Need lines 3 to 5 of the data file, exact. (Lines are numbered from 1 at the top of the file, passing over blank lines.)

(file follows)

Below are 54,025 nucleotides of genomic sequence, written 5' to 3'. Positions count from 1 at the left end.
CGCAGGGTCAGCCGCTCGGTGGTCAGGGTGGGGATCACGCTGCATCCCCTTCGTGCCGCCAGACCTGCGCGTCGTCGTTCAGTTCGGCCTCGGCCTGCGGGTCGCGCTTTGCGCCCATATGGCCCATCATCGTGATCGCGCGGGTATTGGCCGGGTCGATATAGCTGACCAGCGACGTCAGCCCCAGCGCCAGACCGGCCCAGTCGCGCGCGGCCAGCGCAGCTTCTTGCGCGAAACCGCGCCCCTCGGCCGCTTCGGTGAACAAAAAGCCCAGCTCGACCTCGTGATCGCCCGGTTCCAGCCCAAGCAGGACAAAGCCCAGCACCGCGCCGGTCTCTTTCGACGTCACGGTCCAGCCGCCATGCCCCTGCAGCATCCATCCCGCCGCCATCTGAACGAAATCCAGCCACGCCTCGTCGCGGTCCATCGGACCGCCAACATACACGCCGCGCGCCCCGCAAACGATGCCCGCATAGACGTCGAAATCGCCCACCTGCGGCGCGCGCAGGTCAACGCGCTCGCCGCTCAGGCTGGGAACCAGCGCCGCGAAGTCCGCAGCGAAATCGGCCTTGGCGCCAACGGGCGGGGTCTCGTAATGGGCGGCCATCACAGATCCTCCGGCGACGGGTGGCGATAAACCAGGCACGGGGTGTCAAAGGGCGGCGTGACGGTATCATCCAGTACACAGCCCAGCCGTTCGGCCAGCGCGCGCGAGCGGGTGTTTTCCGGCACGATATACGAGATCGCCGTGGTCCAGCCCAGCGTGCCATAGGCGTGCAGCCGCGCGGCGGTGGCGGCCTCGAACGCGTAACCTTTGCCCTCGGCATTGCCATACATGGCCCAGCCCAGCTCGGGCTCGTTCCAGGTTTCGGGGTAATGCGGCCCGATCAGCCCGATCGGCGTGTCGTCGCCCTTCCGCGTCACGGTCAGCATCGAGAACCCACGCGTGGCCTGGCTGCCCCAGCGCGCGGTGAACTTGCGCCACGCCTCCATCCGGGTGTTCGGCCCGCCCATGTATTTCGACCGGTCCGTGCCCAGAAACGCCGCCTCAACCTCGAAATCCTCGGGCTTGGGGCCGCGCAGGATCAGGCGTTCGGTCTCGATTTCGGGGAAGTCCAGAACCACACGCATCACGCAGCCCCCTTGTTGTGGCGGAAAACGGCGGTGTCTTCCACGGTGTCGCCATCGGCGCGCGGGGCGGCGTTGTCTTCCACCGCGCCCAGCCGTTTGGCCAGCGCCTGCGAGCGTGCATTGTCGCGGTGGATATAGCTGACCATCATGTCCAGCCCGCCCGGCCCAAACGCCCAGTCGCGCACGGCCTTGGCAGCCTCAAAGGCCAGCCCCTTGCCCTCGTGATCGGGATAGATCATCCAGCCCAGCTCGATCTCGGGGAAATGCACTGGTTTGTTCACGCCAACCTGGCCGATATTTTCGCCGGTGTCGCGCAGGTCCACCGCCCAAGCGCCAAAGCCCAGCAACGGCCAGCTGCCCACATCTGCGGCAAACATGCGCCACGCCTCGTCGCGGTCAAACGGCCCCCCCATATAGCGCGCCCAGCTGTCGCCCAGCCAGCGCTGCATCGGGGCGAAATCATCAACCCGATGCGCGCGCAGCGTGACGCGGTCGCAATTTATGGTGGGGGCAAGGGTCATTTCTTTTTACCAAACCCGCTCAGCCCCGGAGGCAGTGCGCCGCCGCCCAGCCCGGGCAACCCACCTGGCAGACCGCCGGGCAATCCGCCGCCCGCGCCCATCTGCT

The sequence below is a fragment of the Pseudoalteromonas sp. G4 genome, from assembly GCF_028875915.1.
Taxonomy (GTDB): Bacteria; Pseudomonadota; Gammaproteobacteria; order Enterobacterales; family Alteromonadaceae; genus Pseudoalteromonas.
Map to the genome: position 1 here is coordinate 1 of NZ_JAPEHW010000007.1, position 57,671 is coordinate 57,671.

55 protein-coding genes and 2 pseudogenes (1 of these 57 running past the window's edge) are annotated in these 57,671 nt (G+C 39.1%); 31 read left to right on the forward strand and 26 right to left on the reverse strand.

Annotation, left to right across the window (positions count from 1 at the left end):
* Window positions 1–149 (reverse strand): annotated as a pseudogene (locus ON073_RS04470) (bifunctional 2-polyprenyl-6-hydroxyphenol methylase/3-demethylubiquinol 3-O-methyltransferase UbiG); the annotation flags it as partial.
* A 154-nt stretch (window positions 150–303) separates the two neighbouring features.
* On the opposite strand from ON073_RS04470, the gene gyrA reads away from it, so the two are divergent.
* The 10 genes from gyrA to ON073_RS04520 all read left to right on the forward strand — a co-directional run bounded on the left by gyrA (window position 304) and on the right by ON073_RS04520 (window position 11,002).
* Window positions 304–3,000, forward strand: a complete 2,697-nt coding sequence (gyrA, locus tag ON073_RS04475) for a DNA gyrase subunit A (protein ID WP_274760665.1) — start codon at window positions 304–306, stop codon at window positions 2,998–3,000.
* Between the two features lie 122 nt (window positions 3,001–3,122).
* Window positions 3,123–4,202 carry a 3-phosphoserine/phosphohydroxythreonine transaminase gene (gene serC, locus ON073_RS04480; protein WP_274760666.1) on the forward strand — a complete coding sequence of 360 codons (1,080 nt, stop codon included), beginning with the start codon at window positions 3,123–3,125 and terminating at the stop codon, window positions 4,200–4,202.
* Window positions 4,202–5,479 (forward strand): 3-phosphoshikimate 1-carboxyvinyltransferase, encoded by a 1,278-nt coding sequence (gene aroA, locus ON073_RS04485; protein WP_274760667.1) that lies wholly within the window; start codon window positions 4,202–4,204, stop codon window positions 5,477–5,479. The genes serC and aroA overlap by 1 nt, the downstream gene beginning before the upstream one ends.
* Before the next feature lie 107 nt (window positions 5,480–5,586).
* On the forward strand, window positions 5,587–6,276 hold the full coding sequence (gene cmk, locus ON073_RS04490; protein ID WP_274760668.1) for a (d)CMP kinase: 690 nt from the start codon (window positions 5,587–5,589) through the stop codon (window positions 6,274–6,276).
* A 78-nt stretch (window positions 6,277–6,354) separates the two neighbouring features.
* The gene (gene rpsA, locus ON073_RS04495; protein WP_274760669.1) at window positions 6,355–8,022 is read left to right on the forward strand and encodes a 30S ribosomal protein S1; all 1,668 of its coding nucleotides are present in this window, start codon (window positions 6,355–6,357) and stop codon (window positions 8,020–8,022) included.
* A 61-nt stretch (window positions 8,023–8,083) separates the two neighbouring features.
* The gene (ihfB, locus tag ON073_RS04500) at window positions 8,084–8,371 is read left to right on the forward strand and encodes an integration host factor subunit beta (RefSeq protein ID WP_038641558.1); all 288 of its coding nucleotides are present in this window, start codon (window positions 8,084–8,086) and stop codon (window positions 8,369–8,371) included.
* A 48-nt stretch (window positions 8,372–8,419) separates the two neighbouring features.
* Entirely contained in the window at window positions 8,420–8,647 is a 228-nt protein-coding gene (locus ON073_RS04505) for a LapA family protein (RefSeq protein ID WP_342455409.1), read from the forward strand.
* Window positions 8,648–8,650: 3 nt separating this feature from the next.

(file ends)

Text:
The sequence below is a fragment of the Pseudoalteromonas sp. G4 genome, from assembly GCF_028875915.1.
Taxonomy (GTDB): Bacteria; Pseudomonadota; Gammaproteobacteria; order Enterobacterales; family Alteromonadaceae; genus Pseudoalteromonas.
Map to the genome: position 1 here is coordinate 1 of NZ_JAPEHW010000007.1, position 57,671 is coordinate 57,671.